Poked up a piece in Eli's thread at Firedoglake today on the profound problems in media/news reporting, all of which relate to a previous post here and the tonight edition of Frontline. What I am calling for is less criticism of what is wrong, or praise for this or that alternative you find helpful, -- we all know that score -- and more about how to go about change and reform.
The reform I invision is one where distribution of media (TV Stations, local Press) are all owned by local foundations that are representative of the community, and all are non-profit. I invision a FCC regulated Fairness Doctrine that really is a "diversity" doctrine -- not just the other side of the story, but all sides of a story. Remember, Fairness got removed because the United Church of Christ and others like the Quakers, relieved some southern stations (mostly in Mississippi) of their licenses because of Racism -- and it was essentially shit thrown back when Reagan changed the doctrine. No one really tells the Fairness Doctrine story accurately.
Obviously I liked the Frontline piece tonight -- 3rd in the series. In my post at FDL, I forgot to mention the St. Petersburg Times which sends its profits, (and it makes some) to the Poynter Institute which tries to do a great job. So along with The Nation, The Guardian and The Observer, it is non-profit, and doing the "lord's" work.
But our problem is how to create a favorable financial climate so that other major papers and TV local stations will just turn over ownership and control to local foundations dedicated to quality journalism, and moving forward the next Edward R. Murrow or whoever.
The Biography of Murrow is of some interest in this context, largely because his supposed claim to fame is the McCarthy shows or Harvest of Shame. Good Lord it is so much deeper than that. Murrow was initially hired by CBS Radio to produce "Talks" -- fifteen minute pieces mostly by refugees from Nazi Germany, about the evils of the Nazi system and all. Paley essentially bought the effort that the Institute of International Education and the American Student Union had created, and which had managed to re-settle more than 600 German Academic Enemies of the State into American Academic slots, when he hired Murrow, and sent him off to head up CBS's effort to report the rise of Hitler and the war. When Murrow did his radio show about Buchenwald, April 13, 1945, one needs to remember that the guide who showed him about was someone on his list for rescue that did not get processed, a Czech Medical Professor who did 6 years in Buchenwald, and that there were another thousand plus Academics on that list Murrow had been working when he went to CBS in the mid 30's. The key to understanding Murrow -- and many other early reporters is to understand that they had involvements in reality that really hurt. But I don't criticize Murrow -- he knew the score and did what he could to push the US into WWII for the right reasons. In the end, he managed. Murrow was press -- and the night of Pearl Harbor he was seated in FDR's anti-room waiting for a meeting, though the reason he was there had to do with Eleanor having invited him and Janet for Scrambled Egg Supper a bit earlier. Eventually FDR invited him in for beer and ham sandwiches, and a briefing to end all briefings. Morrow never reported any of it, but it informed much of what he did report.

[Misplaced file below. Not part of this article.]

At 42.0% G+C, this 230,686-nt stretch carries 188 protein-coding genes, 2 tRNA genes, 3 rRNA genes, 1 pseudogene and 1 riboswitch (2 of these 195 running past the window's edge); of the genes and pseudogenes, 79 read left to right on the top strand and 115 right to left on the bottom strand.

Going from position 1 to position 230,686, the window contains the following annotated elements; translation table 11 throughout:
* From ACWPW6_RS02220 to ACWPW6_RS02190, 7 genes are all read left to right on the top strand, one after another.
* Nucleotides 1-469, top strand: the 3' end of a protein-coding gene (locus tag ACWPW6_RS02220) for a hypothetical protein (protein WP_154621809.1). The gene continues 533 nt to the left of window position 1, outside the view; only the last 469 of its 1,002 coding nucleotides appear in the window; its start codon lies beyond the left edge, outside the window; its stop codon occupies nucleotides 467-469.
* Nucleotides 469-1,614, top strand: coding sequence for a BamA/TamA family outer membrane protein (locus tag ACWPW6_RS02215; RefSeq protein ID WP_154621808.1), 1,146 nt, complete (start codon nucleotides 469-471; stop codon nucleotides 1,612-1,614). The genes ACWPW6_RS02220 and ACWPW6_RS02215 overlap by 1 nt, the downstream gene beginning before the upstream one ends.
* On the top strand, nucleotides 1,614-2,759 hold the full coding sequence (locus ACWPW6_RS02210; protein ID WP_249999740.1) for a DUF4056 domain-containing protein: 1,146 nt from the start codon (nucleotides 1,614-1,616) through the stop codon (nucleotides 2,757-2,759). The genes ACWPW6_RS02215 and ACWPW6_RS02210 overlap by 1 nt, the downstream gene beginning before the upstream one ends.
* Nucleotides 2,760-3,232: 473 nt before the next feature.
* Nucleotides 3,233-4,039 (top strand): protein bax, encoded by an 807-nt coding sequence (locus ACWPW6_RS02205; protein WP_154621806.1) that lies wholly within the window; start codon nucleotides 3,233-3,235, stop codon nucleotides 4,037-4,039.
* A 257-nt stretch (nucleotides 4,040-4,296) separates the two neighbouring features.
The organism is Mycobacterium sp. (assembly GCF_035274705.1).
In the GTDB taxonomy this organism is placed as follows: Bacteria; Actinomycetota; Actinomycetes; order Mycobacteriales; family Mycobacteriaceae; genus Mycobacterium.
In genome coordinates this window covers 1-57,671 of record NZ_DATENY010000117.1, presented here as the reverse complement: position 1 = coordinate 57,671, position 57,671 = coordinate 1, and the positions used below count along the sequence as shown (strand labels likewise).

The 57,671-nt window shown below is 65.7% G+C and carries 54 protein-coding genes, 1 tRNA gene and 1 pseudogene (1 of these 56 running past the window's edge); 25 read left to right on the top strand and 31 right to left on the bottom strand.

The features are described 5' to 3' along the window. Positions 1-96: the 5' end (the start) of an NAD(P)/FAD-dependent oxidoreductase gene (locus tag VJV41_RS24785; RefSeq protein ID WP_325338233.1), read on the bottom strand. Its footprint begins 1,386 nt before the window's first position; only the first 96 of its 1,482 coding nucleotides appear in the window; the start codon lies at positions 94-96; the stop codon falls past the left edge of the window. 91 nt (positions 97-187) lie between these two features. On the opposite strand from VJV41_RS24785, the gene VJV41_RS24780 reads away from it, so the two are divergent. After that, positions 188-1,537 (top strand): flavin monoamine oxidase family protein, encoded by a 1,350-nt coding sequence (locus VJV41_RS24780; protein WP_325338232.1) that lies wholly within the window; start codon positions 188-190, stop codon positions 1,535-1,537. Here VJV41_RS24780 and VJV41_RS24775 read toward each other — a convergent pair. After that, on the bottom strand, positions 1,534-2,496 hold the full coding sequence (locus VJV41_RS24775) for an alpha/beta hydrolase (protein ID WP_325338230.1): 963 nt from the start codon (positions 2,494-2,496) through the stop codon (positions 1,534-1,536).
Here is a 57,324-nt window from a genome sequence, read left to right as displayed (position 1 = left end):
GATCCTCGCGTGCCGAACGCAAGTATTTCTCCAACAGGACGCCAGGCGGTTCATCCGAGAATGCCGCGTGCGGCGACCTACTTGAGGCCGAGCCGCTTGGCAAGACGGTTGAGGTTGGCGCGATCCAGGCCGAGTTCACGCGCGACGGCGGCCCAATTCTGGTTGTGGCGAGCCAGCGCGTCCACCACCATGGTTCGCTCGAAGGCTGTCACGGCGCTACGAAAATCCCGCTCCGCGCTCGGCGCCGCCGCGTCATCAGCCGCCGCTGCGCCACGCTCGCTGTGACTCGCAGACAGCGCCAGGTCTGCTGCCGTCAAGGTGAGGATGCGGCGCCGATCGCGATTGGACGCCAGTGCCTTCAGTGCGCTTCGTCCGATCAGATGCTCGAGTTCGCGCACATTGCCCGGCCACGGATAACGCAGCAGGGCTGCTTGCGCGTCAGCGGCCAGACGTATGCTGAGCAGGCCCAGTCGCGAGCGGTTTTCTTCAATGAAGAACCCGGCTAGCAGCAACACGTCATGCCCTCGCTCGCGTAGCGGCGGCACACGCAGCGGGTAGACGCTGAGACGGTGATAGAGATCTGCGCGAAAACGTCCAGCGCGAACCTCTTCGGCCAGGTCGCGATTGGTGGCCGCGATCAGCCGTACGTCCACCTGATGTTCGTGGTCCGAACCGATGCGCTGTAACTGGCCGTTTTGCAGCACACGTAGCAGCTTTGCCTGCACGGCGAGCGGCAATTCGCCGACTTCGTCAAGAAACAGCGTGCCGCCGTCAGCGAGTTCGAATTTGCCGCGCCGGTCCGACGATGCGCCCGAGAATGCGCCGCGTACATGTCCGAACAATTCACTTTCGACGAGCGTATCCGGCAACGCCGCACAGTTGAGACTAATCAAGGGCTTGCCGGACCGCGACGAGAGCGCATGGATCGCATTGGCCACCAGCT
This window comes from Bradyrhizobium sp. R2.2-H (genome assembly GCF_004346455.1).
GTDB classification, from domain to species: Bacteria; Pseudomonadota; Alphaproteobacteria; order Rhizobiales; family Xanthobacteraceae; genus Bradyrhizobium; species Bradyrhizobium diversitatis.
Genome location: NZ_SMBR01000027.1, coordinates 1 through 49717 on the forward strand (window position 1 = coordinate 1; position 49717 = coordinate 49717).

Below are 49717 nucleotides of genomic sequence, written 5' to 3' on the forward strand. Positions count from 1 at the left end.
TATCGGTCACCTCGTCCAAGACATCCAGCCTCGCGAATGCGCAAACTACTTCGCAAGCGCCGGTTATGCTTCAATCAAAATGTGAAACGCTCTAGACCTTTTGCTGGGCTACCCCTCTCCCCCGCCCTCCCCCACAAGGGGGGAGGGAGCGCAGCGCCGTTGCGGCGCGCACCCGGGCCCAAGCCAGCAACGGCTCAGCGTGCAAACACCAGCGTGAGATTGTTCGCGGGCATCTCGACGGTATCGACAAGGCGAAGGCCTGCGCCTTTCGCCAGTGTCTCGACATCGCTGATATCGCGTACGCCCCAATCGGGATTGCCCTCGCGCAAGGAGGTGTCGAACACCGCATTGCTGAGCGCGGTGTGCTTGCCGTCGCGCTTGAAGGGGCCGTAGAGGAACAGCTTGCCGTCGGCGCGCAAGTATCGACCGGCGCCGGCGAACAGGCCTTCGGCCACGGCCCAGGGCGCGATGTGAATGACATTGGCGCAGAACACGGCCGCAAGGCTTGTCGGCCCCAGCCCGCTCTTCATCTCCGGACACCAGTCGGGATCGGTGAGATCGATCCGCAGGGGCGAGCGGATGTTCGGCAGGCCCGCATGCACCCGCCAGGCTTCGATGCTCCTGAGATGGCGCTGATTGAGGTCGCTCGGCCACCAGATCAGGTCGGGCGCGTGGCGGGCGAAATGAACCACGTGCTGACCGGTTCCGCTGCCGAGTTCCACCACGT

Our problem is how Murrow came to be. He was a compromise candidate for office of a national student organization, (Berkely did not agree with UCLA and Murrow was from a lowly state college in Washington State.) and part of the job was dealing with education ministeries in Europe that dealt with International Student Exchanges in the very early 1930's.
Creating more Murrow's is about comprehending things other than Ivy League connections, I think. What really bothers me as someone who worked in Peace Corps Administrative Offices when they were first putting Afghanistan into training and then sending them off in 1963, is why so few of them show up telling us about their little region, what they learned given two years in a particular area. Yep, on their own message boards they say a little -- but I want much more.
But I think therein lies the secret to how the blog world gets reporters, people who have been Peace Corps, people who have been exchange students, people who have observed first hand, and who can report under a nice fake name, but who also comprehend that they will be taken apart by bloggers who have alternative analysis.